Why do Mexicans Behead? No History of Beheadings in Mexico Prior to 2006

Decapitation is quickly fatal to humans and most animals as brain death occurs within minutes without circulating oxygenated blood. However, some animals and insects such as cockroaches can survive decapitation, and die not because of it, but because of starvation.

The British officer John Masters recorded in his autobiography that Pathan women in the North-West Frontier Province (1901–1955) of British India (now modern day Pakistan) during the Anglo-Afghan Wars would behead and castrate non Muslim soldiers who were captured, like British and Sikhs.

In Japan, decapaiation was historically performed as the second step in seppuku (ritual suicide by disembowelment). After the victim had sliced his own abdomen open, another warrior would strike his head off from behind with a katana to hasten death and to reduce the suffering. The blow was expected to be precise enough to leave intact a small strip of skin at the front of the neck—to spare invited and honored guests the indelicacy of witnessing a severed head rolling about, or towards them; such an event would have been considered inelegant and in bad taste.

The type of "beheading" practiced by Al Qaeda and similar groups differs from traditional judicial beheading. Traditional beheading is done quickly, with a massive steel blade, which cuts through the neck from the back, first severing the spinal column, then cutting the four large blood vessels, the trachea, and the esophagus. Unconsciousness is nearly instantaneous, and brain death occurs shortly thereafter. Terrorist-style beheading is reversed: using a rather small knife, first the killer cuts the throat, severing the carotid arteries and jugular veins, the trachea, and the esophagus, causing the victim to bleed out within a minute; then the spine is slowly severed by an instrument that is not really massive enough for the job (acceptable substitutes would include a machete, a butcher's cleaver, or a more traditional sword or axe). The first half of this procedure follows the method for Islamic ritual slaughter of food animals. The second half follows no clear precedent.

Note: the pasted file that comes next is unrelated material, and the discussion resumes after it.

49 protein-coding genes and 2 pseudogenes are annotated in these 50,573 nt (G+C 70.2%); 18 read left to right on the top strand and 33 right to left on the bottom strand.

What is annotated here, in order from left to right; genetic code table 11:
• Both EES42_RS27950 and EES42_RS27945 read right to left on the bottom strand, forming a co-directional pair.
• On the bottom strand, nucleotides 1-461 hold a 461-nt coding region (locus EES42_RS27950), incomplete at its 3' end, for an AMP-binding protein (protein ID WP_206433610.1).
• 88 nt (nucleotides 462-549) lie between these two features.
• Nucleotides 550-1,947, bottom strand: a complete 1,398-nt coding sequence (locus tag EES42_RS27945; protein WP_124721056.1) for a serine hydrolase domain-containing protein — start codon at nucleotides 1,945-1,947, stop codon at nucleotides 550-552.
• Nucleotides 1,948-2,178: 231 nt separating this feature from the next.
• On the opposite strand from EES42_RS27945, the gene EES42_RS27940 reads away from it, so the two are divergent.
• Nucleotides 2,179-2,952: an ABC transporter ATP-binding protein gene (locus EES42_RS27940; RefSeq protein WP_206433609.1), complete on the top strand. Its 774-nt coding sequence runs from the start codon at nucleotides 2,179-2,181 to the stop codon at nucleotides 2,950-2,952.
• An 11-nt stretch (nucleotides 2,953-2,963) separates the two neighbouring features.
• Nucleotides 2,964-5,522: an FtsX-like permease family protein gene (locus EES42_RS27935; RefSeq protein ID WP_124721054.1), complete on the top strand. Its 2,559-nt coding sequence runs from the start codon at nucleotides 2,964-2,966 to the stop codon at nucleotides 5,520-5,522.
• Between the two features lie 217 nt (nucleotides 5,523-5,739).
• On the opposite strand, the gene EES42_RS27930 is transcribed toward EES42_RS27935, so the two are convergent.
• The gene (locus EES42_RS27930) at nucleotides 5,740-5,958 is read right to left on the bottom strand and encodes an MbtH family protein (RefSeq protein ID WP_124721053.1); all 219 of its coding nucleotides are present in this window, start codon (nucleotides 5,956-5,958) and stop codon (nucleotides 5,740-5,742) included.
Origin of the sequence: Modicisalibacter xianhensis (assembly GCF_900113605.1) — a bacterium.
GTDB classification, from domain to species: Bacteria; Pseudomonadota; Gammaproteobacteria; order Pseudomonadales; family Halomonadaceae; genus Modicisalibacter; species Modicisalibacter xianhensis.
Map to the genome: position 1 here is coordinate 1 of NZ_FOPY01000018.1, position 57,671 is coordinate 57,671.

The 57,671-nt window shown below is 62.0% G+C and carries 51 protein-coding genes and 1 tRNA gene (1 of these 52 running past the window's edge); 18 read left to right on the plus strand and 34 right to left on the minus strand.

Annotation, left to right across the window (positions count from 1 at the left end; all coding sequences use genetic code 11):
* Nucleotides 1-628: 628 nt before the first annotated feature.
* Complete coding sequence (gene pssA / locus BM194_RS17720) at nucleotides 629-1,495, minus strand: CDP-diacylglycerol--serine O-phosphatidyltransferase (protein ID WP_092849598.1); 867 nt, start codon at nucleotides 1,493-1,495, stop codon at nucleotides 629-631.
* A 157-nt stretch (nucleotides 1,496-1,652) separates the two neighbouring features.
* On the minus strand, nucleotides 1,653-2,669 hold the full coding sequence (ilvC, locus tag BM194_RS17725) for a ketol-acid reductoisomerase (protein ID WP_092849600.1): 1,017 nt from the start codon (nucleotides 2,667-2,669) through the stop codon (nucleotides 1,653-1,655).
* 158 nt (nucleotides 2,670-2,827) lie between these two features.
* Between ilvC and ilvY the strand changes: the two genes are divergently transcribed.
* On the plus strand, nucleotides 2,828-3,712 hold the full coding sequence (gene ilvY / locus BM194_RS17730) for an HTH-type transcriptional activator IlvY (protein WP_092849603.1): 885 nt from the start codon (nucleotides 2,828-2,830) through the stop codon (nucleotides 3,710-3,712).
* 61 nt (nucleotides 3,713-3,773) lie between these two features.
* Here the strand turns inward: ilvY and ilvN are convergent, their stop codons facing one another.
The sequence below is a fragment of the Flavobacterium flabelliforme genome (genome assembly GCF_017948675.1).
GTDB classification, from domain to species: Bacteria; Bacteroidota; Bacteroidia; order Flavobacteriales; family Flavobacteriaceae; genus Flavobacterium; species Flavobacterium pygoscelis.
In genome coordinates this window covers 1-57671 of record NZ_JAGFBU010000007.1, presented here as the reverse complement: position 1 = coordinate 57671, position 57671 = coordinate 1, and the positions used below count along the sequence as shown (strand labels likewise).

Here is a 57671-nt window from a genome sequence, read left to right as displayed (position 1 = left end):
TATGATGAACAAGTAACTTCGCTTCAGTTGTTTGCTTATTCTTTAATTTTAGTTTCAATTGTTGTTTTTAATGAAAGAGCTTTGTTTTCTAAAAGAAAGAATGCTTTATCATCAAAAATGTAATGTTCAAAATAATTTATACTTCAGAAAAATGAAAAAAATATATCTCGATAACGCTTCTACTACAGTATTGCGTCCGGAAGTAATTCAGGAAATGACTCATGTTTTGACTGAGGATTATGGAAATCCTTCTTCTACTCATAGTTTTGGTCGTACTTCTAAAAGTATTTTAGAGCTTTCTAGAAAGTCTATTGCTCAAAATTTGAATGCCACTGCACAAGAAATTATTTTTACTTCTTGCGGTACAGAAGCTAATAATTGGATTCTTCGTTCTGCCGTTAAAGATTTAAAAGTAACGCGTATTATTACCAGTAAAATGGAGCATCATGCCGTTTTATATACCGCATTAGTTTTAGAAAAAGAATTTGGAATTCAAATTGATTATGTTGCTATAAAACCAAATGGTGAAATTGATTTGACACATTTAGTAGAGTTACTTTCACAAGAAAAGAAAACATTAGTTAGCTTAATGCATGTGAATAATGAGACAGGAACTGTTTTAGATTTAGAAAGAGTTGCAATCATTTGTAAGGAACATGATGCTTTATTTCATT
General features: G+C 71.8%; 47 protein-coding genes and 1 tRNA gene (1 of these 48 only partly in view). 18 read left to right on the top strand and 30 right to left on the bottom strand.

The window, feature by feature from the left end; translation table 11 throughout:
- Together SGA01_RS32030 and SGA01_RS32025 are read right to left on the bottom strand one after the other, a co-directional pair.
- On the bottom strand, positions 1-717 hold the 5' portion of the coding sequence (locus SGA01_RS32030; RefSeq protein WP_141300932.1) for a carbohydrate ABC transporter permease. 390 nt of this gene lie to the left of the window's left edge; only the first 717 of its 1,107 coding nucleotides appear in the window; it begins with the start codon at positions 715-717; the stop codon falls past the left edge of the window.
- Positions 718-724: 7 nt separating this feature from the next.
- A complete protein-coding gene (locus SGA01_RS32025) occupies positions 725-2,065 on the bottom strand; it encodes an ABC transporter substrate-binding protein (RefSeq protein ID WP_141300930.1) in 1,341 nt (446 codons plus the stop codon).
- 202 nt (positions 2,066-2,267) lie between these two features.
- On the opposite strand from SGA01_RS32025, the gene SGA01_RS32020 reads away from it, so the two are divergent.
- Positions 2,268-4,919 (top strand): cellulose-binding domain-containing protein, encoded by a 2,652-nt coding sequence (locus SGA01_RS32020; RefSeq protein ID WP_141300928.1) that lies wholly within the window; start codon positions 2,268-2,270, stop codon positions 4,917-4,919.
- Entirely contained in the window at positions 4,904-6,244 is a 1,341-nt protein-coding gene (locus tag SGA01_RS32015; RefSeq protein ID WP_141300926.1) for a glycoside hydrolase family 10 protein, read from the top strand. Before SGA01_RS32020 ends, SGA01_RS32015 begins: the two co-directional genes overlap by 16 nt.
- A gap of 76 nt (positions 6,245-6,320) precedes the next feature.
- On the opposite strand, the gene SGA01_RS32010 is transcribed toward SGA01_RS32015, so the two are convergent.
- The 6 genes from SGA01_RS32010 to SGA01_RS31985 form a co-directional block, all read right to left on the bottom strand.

Public Safety Secretary Genaro Garcia Luna claims the inspiration for the terror tactic had been al-Qaeda in Iraq. "This began after there was an image that al-Qaeda sent out to the world via the Internet showing the execution of a prisoner in Iraq," he told a news conference after the 2007 video.

Decapitations were almost unheard of here before 2006. The first case related to the drug wars occurred in April of that year, when thugs left the craniums of two policemen in the seaside resort Acapulco

Decapitations have become as commonplace in the increasingly vicious narco turf battles as stabbings are in London. During August alone, gangsters hacked off 30 craniums across the country — adding to the total of almost 200 beheadings in 2008 so far. Heads have been stuck on crosses, shoved into iceboxes and left in car trunks along with snakes
Time Magazine September 2008

Mexico: The Sleepy Little Country South of the Border